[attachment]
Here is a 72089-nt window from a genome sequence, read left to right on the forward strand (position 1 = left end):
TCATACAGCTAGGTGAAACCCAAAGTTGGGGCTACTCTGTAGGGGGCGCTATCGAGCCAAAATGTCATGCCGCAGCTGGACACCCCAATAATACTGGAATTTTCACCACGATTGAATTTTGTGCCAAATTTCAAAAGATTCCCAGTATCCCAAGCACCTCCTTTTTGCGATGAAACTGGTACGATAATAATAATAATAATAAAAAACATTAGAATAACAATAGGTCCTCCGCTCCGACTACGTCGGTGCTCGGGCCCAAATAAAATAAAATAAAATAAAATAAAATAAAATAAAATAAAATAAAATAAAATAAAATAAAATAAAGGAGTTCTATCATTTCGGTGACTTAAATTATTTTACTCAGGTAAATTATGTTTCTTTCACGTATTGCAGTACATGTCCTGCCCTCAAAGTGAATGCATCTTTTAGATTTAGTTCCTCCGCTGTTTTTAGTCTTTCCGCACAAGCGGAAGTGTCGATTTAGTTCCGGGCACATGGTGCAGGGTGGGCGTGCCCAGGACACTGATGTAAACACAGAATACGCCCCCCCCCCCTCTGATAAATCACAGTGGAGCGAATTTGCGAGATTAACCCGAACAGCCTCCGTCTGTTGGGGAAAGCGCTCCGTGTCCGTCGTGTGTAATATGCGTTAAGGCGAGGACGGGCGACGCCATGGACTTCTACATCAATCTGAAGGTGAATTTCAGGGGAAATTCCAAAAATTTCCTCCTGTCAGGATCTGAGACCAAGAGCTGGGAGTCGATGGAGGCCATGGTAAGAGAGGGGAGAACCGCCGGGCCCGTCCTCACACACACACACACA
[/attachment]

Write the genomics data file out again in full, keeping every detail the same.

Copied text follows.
Here is a 72089-nt window from a genome sequence, read left to right on the forward strand (position 1 = left end):
TCATACAGCTAGGTGAAACCCAAAGTTGGGGCTACTCTGTAGGGGGCGCTATCGAGCCAAAATGTCATGCCGCAGCTGGACACCCCAATAATACTGGAATTTTCACCACGATTGAATTTTGTGCCAAATTTCAAAAGATTCCCAGTATCCCAAGCACCTCCTTTTTGCGATGAAACTGGTACGATAATAATAATAATAATAAAAAACATTAGAATAACAATAGGTCCTCCGCTCCGACTACGTCGGTGCTCGGGCCCAAATAAAATAAAATAAAATAAAATAAAATAAAATAAAATAAAATAAAATAAAATAAAATAAAATAAAGGAGTTCTATCATTTCGGTGACTTAAATTATTTTACTCAGGTAAATTATGTTTCTTTCACGTATTGCAGTACATGTCCTGCCCTCAAAGTGAATGCATCTTTTAGATTTAGTTCCTCCGCTGTTTTTAGTCTTTCCGCACAAGCGGAAGTGTCGATTTAGTTCCGGGCACATGGTGCAGGGTGGGCGTGCCCAGGACACTGATGTAAACACAGAATACGCCCCCCCCCCCTCTGATAAATCACAGTGGAGCGAATTTGCGAGATTAACCCGAACAGCCTCCGTCTGTTGGGGAAAGCGCTCCGTGTCCGTCGTGTGTAATATGCGTTAAGGCGAGGACGGGCGACGCCATGGACTTCTACATCAATCTGAAGGTGAATTTCAGGGGAAATTCCAAAAATTTCCTCCTGTCAGGATCTGAGACCAAGAGCTGGGAGTCGATGGAGGCCATGGTAAGAGAGGGGAGAACCGCCGGGCCCGTCCTCACACACACACACACA